To Major General Charles Lee
Trenton Decr 3d 1776
I was just now favoured with your Letter of the 30th Ulto. Having wrote you fully both Yesterday and to day of my situation, It is unnecessary for me to add much at this time.1 You will readily agree that I have sufficient cause for my anxiety, and to wish for your arrival as early as possible. In respect to instructions or your Route, you must be governed by circumstances, this has been the language of All my Letters since I had occasion to call for your aid. the sooner you can join me with your Division, the sooner the service [will]2 be benifitted. As to bringing any of the Troops under Genl Heath, I cannot consent to it; The posts they are at & the passes through the Highlands being of the utmost importance, they must be guarded by good men. I would have you to give me frequent advices of your approach. Upon proper information in this instance much may depend. I am Dr Sir with great esteem Yr most Obedt Servant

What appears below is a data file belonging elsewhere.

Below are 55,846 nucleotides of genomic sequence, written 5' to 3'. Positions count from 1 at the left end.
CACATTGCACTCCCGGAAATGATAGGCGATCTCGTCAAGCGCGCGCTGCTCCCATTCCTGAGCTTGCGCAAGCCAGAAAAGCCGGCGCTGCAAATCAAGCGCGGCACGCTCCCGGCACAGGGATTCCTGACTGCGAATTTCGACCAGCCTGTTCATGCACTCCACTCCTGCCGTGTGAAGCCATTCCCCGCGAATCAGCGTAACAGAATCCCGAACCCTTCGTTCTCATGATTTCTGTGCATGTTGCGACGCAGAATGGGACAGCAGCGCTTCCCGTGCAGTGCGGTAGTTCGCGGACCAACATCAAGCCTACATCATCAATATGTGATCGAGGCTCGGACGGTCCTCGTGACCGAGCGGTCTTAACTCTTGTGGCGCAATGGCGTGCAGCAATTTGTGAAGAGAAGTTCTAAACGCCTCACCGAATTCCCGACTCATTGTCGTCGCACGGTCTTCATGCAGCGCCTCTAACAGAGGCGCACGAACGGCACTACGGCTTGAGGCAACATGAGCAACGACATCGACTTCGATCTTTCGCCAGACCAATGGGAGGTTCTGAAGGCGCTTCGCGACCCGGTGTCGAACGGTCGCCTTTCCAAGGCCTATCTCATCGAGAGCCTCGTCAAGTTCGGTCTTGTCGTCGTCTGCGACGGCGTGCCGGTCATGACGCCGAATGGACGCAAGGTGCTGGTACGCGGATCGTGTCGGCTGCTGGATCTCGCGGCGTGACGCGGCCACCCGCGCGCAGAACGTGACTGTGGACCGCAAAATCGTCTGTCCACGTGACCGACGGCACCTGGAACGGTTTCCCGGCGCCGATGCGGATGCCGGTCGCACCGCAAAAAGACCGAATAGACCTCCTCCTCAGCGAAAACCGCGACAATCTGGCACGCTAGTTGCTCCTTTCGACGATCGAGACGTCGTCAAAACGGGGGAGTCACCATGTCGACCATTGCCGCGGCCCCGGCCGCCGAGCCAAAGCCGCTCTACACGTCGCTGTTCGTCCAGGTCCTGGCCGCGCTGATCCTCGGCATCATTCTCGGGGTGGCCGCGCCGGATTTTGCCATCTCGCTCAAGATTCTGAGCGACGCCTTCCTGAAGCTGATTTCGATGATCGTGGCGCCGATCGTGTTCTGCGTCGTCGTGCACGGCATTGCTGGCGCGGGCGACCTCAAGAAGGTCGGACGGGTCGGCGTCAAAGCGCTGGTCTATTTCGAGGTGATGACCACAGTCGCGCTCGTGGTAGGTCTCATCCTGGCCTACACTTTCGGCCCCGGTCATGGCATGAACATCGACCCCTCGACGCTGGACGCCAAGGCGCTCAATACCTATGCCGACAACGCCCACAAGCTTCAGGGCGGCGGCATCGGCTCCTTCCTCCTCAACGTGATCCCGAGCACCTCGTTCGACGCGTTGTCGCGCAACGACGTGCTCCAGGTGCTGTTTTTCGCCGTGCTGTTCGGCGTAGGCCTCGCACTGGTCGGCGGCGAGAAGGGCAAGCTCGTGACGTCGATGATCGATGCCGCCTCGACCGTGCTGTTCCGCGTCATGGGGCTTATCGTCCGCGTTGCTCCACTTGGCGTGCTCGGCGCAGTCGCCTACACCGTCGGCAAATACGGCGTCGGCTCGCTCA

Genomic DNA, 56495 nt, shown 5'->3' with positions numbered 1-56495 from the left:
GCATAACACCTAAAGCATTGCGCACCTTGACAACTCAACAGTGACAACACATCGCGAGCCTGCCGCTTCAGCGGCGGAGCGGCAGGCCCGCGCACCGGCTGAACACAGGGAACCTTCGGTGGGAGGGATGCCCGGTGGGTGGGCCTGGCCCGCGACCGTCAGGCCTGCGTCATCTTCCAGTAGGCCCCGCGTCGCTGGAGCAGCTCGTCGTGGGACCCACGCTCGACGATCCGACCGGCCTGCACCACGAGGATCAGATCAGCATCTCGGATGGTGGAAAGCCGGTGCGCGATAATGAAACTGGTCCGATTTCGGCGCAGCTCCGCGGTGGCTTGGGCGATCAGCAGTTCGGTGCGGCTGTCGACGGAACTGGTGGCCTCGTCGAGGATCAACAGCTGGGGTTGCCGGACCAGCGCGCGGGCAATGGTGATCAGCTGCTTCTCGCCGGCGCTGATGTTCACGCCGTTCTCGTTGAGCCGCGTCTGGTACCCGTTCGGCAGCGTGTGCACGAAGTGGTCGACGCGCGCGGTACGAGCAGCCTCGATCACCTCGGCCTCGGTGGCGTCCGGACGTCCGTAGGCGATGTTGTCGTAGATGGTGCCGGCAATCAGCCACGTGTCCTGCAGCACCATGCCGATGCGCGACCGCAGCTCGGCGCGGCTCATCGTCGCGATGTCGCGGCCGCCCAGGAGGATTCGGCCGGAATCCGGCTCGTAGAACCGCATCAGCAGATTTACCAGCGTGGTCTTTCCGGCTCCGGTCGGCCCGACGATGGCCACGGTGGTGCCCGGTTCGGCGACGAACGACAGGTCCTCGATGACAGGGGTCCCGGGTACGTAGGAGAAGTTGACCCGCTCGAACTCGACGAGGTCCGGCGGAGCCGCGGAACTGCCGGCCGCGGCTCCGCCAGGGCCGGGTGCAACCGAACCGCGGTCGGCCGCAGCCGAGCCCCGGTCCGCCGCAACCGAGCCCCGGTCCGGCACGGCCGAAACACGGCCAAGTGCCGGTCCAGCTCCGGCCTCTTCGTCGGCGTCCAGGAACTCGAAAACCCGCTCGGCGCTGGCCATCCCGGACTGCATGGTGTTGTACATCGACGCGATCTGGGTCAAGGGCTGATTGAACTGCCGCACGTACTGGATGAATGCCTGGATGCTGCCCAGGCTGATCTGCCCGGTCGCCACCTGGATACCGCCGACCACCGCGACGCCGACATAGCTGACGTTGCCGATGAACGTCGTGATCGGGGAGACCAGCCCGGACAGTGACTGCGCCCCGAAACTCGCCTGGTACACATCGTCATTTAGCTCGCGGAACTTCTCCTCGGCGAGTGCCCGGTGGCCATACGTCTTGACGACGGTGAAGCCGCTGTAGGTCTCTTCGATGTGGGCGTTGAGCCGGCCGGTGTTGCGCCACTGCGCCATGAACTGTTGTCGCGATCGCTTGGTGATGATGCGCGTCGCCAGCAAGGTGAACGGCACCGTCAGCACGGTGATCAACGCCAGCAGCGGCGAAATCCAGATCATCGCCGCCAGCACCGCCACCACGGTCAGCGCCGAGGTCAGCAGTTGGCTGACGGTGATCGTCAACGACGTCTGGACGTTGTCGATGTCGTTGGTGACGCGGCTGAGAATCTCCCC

LS, in Robert Hanson Harrison’s writing, MiDbEI; Df, DLC:GW. ; Varick transcript, DLC:GW.
1. These letters to Lee have not been found.
2. This word appears in the draft and the Varick transcript.